Music that hugs you while giving you something to think about is a rare combination. With their debut album “Like the Day”, HIGHBOY combine comfort and thoughtfulness in a gentle, yet extremely powerful way.

HIGHBOY emerged from a 25-year-long personal and musical friendship between a singer and songwriter Pernille Loumann and a multi-instrumentalist Jacob Falk, who have both been in different bands before. With the new project, they created a remarkable universe of sound and lyrics. “I’m not an archaeologist / I’m a poetic activist,” sings Pernille Loumann in the opening track “What Empires”. This line is a perfect summary of “Like the Day”; this album touches on real-life issues with a poetic twist. Lyrics are the power of this LP. Gently cuddled with music, they blossom in every song, leaving me wondering about the world and looking within myself, time after time. Whenever I dive into HIGHBOY’s music, I emerge with different conclusions. However, the feeling of a shelter to go to when I feel overwhelmed is permanent throughout this record.

There is something familiar about the tender guitars on “Like the Day”. They have an element of cheesiness that is so well-balanced, it adds to the feeling of comfort, security, and sounds like home. You don’t need to struggle to find your place in these songs. They keep the door open, invite everyone in for a while, sit down at the kitchen table, drink tea, chat, listen to others, enjoy the hyggelig atmosphere and soak in all the beauty, complexity, roughness and mystery of life. Songs like “Hush, hush, Harriet” or “Shineboy” are spring and summer locked into a collection of sounds. “I Don’t Want This” and “I Had You” create a vibe of Danishnesss; this quiet, calm melancholy.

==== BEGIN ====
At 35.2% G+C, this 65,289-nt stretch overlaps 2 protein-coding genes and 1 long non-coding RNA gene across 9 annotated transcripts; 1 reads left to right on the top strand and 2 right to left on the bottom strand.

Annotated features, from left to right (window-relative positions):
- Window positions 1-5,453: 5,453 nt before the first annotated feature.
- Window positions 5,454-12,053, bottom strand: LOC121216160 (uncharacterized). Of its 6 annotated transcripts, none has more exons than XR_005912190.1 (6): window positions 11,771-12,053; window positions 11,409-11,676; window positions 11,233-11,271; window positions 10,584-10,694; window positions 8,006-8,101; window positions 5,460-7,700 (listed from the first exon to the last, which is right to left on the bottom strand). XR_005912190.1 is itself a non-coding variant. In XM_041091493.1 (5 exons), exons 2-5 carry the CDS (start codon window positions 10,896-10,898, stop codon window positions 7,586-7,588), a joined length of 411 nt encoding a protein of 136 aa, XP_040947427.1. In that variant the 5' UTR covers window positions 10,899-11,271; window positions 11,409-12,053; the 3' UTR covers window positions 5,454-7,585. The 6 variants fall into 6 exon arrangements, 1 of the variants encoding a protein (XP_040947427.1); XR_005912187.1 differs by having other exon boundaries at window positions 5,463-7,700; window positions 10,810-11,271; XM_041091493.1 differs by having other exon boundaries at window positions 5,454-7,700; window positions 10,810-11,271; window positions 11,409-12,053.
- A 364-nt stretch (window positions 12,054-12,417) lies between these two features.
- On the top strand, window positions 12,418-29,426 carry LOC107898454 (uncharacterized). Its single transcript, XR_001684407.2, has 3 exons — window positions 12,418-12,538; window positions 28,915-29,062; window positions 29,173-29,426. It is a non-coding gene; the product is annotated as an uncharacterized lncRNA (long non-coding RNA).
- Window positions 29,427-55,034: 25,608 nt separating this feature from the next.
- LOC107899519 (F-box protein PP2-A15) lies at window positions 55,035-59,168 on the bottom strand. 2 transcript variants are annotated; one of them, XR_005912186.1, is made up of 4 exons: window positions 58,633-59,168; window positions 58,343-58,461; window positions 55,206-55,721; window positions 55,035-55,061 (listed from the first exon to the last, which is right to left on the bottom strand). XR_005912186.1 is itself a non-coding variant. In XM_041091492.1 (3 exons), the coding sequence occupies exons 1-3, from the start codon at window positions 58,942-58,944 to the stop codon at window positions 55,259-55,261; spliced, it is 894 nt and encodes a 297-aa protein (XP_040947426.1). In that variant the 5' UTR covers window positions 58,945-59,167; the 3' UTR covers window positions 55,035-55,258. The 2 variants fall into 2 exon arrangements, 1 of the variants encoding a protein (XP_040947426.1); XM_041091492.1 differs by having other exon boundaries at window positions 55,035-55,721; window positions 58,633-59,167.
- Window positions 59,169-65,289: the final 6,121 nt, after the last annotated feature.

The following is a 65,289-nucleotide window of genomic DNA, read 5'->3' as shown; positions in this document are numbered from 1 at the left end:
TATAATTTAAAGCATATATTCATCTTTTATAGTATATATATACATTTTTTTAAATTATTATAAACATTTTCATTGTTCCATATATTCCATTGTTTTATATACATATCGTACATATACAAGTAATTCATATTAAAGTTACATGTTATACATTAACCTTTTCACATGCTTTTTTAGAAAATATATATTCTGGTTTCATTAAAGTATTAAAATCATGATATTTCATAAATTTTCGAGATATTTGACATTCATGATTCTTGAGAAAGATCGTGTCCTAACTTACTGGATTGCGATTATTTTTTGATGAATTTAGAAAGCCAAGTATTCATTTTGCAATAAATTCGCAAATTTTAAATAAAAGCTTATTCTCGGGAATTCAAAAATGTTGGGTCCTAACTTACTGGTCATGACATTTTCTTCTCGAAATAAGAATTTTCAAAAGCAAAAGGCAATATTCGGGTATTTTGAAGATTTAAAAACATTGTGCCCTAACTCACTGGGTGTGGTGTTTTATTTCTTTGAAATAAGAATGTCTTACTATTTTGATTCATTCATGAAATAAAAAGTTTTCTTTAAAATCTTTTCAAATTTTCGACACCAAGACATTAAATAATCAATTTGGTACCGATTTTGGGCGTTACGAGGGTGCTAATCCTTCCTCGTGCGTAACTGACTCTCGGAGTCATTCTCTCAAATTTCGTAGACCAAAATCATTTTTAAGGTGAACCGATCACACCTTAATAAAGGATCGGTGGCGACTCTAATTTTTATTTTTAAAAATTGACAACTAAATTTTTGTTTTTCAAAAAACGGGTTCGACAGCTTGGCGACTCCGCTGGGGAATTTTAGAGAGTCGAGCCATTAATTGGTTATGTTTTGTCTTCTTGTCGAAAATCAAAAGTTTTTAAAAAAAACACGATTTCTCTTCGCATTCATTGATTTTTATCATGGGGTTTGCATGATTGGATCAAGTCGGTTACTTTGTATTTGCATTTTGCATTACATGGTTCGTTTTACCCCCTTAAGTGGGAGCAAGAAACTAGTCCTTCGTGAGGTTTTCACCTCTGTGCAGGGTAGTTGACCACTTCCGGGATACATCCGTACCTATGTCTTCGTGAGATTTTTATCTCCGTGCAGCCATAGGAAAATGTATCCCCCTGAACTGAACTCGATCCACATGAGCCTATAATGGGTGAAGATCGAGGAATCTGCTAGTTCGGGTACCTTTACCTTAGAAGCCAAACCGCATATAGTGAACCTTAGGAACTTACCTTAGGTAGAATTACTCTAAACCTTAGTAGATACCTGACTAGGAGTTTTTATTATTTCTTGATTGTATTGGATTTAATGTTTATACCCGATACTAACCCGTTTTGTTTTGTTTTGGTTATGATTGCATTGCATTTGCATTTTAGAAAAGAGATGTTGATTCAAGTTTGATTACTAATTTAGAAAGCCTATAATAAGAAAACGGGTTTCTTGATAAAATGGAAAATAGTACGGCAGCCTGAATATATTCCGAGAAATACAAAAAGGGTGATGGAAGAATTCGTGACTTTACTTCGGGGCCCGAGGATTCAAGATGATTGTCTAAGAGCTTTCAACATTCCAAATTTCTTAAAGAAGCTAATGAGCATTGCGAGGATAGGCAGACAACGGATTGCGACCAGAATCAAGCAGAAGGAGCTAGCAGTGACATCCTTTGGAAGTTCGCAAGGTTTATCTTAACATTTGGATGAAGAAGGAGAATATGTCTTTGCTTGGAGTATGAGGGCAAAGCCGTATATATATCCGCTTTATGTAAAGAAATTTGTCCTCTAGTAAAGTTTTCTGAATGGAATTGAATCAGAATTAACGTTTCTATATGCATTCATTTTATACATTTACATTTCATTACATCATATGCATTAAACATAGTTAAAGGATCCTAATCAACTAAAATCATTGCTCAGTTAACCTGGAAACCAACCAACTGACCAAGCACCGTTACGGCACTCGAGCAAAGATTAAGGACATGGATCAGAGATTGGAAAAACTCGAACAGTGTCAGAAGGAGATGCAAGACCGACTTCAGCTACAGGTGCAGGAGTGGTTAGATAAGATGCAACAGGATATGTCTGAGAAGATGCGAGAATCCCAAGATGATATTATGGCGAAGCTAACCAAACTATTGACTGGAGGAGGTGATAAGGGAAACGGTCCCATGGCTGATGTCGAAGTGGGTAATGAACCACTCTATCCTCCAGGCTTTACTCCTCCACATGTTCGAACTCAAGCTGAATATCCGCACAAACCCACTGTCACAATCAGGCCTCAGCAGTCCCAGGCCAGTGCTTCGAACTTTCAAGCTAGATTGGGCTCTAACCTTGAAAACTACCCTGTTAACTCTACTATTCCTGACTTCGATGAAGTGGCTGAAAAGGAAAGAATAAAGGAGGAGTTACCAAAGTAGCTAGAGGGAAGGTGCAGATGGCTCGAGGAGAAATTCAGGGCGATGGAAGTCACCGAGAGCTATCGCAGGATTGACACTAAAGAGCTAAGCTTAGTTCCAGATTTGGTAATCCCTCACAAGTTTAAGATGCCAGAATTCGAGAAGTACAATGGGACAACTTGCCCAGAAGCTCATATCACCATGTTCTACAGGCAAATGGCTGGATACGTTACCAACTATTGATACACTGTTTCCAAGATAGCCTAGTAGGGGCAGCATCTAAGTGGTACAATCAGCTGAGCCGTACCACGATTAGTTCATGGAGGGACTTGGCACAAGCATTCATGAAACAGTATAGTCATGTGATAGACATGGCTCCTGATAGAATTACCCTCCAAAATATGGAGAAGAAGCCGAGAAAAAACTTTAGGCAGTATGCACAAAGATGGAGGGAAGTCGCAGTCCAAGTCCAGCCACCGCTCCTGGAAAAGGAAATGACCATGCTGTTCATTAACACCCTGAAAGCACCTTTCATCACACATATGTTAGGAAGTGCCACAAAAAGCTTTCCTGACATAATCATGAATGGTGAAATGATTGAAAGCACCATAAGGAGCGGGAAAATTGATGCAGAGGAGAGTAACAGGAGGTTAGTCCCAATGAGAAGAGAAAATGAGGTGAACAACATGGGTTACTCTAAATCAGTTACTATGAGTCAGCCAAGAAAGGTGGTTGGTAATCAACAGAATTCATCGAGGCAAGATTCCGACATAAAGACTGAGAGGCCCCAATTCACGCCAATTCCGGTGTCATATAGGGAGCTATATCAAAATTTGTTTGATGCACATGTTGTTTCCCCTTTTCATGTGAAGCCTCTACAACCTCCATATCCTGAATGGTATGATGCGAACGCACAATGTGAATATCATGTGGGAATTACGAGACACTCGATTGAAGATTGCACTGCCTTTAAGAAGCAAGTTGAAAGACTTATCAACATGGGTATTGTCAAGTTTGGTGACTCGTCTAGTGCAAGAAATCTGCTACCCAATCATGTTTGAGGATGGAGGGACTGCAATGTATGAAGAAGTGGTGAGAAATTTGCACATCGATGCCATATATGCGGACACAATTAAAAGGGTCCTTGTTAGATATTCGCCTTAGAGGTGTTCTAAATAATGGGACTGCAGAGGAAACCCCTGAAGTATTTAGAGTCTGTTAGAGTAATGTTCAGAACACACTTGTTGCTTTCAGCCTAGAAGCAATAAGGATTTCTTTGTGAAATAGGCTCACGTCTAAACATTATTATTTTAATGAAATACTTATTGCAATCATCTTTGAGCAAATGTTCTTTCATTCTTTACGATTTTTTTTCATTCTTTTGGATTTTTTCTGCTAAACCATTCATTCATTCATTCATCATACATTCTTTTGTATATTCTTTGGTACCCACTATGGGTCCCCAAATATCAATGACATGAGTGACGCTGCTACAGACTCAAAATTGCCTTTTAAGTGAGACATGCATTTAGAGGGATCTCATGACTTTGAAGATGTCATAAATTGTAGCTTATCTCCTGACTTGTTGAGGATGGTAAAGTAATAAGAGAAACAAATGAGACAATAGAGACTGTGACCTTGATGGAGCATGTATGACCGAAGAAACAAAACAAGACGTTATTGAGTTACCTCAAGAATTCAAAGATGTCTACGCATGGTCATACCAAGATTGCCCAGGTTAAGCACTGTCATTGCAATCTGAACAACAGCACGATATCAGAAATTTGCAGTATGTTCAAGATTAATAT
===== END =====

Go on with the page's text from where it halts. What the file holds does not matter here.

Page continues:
The true gems are “What Empires” and the title track. Here, you can fully admire the songwriting and lyrical force of HIGHBOY. The complexity of arrangement and intriguing, poetic lines sung with a touching tremble reach the deepest, most intimate parts of one’s soul. Especially “Like the Day”, touching on the inevitability of death, is particularly thought-provoking. This music made me come back to Olga Tokarczuk’s book “House of Day, House of Night”. “Like the Day” is somewhat a musical equivalent of the way Tokarczuk intertwines stories and thoughts in the book.

“Like the Day” is an album close to the Earth, to life in its clearest form, while flying high to the sky and dreamland at the same time. HIGHBOY’s songs are filled with rays of sun, soft breeze, smell of freshly-cut grass, and the street after the rain. However, a human is still in the centre. HIGHBOY address struggles, joys, and dig deep into the human nature. They do it in a graceful, unobtrusive way. You can listen to “Like the Day” and leave it behind. But if it touches you like it touched me, it will serve as your security blanket many times before you move on to something else.

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